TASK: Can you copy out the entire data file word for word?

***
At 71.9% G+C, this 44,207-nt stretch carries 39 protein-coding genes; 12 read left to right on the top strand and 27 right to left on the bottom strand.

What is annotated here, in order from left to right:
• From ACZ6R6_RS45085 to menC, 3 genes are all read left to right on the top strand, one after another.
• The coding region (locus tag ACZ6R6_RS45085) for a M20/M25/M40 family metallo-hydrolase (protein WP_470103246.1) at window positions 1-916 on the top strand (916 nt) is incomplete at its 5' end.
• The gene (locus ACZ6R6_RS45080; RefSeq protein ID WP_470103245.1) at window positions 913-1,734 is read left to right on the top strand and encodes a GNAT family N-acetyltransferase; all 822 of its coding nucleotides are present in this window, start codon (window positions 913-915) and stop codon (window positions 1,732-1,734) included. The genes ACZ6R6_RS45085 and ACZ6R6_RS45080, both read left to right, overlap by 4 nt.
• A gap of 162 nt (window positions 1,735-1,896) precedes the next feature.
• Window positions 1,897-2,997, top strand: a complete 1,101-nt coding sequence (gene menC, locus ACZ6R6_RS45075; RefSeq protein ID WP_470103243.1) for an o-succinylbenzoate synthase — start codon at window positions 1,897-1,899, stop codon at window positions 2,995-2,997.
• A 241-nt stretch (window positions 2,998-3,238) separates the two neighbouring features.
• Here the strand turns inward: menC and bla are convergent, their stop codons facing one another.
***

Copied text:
At 71.9% G+C, this 44,207-nt stretch carries 39 protein-coding genes; 12 read left to right on the top strand and 27 right to left on the bottom strand.

What is annotated here, in order from left to right:
• From ACZ6R6_RS45085 to menC, 3 genes are all read left to right on the top strand, one after another.
• The coding region (locus tag ACZ6R6_RS45085) for a M20/M25/M40 family metallo-hydrolase (protein WP_470103246.1) at window positions 1-916 on the top strand (916 nt) is incomplete at its 5' end.
• The gene (locus ACZ6R6_RS45080; RefSeq protein ID WP_470103245.1) at window positions 913-1,734 is read left to right on the top strand and encodes a GNAT family N-acetyltransferase; all 822 of its coding nucleotides are present in this window, start codon (window positions 913-915) and stop codon (window positions 1,732-1,734) included. The genes ACZ6R6_RS45085 and ACZ6R6_RS45080, both read left to right, overlap by 4 nt.
• A gap of 162 nt (window positions 1,735-1,896) precedes the next feature.
• Window positions 1,897-2,997, top strand: a complete 1,101-nt coding sequence (gene menC, locus ACZ6R6_RS45075; RefSeq protein ID WP_470103243.1) for an o-succinylbenzoate synthase — start codon at window positions 1,897-1,899, stop codon at window positions 2,995-2,997.
• A 241-nt stretch (window positions 2,998-3,238) separates the two neighbouring features.
• Here the strand turns inward: menC and bla are convergent, their stop codons facing one another.